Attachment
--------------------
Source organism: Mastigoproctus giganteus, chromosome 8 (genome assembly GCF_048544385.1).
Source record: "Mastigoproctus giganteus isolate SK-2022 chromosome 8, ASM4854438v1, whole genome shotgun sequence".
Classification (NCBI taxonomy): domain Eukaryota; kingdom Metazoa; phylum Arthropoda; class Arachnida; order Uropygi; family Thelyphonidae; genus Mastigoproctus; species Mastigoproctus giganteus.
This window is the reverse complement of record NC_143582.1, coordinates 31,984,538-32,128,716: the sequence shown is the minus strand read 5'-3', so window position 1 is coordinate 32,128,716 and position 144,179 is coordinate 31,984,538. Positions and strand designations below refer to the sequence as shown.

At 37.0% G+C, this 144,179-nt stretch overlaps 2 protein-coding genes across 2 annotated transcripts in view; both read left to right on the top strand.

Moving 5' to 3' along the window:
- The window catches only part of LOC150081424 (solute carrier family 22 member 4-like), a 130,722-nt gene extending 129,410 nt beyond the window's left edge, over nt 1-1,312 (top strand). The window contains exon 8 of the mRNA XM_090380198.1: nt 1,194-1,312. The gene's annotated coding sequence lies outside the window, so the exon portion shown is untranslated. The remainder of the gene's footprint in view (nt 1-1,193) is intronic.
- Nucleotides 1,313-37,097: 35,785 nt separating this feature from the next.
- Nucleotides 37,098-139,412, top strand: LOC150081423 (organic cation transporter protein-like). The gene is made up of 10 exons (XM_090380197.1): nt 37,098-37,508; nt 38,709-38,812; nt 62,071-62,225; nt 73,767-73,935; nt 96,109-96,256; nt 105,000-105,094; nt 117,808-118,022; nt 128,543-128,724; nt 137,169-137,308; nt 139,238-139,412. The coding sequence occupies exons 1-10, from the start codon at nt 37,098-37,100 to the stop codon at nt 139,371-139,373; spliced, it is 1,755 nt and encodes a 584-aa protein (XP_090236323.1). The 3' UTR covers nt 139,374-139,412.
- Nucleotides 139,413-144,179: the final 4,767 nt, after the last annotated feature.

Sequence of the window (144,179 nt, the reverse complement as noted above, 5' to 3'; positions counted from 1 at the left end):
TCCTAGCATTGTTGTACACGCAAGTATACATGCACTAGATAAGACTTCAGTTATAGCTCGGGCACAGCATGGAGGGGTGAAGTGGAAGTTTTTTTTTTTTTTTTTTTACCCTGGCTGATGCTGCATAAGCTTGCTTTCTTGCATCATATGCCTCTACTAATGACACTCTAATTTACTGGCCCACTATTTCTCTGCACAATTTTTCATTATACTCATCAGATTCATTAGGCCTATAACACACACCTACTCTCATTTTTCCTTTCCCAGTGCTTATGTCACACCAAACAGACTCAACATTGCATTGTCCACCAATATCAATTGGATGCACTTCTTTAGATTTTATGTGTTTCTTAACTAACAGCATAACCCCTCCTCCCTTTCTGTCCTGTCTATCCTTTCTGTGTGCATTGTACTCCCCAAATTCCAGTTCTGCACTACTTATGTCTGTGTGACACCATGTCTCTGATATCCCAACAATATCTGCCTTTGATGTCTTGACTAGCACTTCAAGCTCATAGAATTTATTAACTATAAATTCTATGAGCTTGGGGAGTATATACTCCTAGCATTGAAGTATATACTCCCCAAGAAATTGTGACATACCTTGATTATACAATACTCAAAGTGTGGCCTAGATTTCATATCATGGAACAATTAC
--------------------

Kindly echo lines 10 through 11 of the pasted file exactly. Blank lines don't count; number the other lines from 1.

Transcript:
- Nucleotides 139,413-144,179: the final 4,767 nt, after the last annotated feature.

Sequence of the window (144,179 nt, the reverse complement as noted above, 5' to 3'; positions counted from 1 at the left end):